Ambitious festival plan faces leaders’ opposition

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David Rakower has grand visions for Astoria Park, a 66-acre plot of greenery that runs alongside the East River and boasts a running track, sloping lawn and the city’s largest public swimming pool.

For two days in July, he imagines the lawn and track being transformed into separate concert arenas, with stages set up on opposite ends of the park. Within the enclosed walls of the pool area would sit production and artist tents, while a food court, vendors and art displays would dot the rest of the landscape.

Rakower’s vision is to create a free two-day music festival called Play Into the Air, an event he expects would attract thousands of people to hear top-billed artists, with proceeds donated to charity.

“We’re conceptualizing this whole thing as bringing people back to New York,” said Rakower, a 27-year-old resident of 19th Street and Ditmars Boulevard who runs a start-up company called Supernova Entertainment.

Rakower intends to donate the proceeds to a charity that targets muscular dystrophy, a disease afflicting both of his younger twin brothers, one of whom died last year. He is also considering sharing the proceeds with local charities close to the hearts of other community members.

But from the perspective of George Delis, who has served for years as the district manager for Community Board 1, supporting the proposal would open a Pandora’s box.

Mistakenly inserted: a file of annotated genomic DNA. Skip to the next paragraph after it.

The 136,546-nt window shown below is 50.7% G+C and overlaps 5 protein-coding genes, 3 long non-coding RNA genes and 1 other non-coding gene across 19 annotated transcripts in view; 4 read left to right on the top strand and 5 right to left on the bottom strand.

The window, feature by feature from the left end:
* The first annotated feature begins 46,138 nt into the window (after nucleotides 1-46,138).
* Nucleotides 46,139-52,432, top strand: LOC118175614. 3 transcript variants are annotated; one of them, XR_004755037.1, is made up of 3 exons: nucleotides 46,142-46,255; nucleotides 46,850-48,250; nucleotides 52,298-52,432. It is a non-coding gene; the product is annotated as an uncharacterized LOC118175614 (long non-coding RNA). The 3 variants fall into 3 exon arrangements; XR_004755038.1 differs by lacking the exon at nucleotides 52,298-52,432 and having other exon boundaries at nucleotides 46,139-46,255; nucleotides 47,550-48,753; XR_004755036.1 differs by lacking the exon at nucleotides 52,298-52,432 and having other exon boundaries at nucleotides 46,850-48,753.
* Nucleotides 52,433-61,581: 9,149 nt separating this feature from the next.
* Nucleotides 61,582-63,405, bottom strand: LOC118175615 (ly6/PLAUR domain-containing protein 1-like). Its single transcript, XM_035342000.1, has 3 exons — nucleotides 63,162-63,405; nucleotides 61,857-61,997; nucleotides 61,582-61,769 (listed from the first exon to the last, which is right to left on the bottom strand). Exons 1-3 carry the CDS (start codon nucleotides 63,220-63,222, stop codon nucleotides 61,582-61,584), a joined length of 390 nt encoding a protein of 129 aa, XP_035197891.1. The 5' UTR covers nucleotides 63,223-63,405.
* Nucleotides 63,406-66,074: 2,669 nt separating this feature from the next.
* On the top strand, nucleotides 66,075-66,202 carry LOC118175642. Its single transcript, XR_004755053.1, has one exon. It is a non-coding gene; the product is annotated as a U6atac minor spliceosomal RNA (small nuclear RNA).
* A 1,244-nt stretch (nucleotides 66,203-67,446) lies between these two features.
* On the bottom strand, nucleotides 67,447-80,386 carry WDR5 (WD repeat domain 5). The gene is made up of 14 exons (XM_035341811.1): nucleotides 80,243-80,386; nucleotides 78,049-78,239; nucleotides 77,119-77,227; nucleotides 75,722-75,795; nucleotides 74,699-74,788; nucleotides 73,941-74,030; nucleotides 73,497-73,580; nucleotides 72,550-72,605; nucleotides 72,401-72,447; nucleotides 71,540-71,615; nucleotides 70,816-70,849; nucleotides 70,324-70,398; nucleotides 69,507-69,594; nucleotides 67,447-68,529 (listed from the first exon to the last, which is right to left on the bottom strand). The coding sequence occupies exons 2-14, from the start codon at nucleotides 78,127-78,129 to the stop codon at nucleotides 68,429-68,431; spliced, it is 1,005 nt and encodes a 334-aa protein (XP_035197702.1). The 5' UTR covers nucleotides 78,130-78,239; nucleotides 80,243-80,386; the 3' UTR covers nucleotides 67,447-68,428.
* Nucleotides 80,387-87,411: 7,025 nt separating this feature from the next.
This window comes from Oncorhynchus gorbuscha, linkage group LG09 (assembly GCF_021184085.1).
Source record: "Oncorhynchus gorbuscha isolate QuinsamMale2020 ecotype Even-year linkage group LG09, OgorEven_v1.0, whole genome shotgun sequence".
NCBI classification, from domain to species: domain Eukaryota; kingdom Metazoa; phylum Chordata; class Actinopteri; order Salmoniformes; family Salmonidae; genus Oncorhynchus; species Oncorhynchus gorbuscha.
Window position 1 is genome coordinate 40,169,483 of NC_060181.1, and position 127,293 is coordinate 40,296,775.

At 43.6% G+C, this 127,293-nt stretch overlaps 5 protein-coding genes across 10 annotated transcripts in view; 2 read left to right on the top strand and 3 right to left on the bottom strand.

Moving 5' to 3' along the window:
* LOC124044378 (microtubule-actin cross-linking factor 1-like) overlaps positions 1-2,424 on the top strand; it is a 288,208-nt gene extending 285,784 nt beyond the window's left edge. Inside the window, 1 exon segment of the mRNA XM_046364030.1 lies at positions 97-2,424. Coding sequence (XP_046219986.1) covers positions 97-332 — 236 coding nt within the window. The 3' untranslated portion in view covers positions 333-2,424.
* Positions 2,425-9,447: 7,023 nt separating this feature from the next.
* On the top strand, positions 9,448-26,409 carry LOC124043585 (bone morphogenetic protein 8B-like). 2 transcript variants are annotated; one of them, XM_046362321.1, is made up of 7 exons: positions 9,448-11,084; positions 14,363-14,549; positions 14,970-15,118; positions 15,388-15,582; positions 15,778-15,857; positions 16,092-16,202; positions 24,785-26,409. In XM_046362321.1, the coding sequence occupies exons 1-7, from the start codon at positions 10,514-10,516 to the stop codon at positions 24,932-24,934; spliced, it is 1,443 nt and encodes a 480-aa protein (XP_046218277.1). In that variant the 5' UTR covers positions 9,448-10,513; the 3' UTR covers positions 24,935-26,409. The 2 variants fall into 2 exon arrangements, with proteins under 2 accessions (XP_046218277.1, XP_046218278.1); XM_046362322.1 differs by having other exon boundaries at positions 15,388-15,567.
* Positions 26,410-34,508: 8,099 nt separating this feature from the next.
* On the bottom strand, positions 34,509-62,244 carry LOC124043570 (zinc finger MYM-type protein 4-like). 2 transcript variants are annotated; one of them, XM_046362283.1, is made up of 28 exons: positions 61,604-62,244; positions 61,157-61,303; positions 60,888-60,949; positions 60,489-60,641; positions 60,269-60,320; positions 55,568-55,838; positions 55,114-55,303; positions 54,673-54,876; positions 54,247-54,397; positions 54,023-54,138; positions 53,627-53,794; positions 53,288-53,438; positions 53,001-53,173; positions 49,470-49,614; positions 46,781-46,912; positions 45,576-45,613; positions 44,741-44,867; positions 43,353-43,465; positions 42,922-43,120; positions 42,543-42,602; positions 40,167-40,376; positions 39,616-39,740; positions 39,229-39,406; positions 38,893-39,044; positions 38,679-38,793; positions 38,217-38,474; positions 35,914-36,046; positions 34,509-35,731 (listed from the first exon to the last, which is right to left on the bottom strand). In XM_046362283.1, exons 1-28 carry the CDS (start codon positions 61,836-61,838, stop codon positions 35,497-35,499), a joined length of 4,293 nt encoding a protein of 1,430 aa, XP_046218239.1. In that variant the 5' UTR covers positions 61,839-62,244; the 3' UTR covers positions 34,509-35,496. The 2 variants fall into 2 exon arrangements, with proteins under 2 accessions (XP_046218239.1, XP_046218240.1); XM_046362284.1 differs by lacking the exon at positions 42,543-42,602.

“His motives may be good, I just think that it’s the wrong place for what he wants to do,” Delis said in a phone interview Tuesday. “Next year you’ll have a dozen more applications and they’re going to say, ‘Listen, you gave it to him, we want it, too.’”

With its East River setting and expansive lawn, Astoria Park is an attractive site for event organizers like Rakower — and one that he contends is underused.

But Delis is adamant that the festival is not appropriate for Astoria Park.

“Every year I recommend against these fantastic festivals,” Delis said, citing the example of a proposed 10-day circus he has rejected year after year. “This is the biggest and most fantastic one I’ve read so far. He wants to do a Woodstock at Astoria Park.”

“Tell me about the litter that all of these people are going to leave behind. And the damage to the turf?” Delis said. “I just don’t see it.”

Delis has suggested that the festival use the much smaller nine-acre Rainey Park, which sits at 33rd Road and the East River, an idea that does not sit well with Rakower.

“I will work with the community board in any way they want,” Rakower said. “I’ll do anything they want. But I want the park.”

Delis and City Councilman Peter Vallone Jr. (D-Astoria) both submitted letters to the Parks Department requesting that Rakower’s request for a permit be denied.

Despite the opposition, Rakower plans to pitch his proposal to the community board at its monthly meeting Tuesday night, with the hope of convincing board members to put a resolution on the table that would endorse his festival proposal.

A Parks Department spokeswoman said Queens Commissioner Richard Murphy, who has the final say in the matter, is “taking into consideration” the recommendations of Delis and Vallone and will issue his decision soon.

Delis acknowledged that his role is only advisory since the community board and the Parks Department can give their approval despite his opposition.

“The board can recommend it — if they do, that’s fine. They supersede me,” Delis said.

But he warned that approving one festival may release a tidal wave of obligation for use of the park.

“If they give it to Rakower, I will recommend that the circus gets it for 10 days next year,” he said.

Reach reporter Dustin Brown by e-mail at or call 229-0300, Ext. 154.

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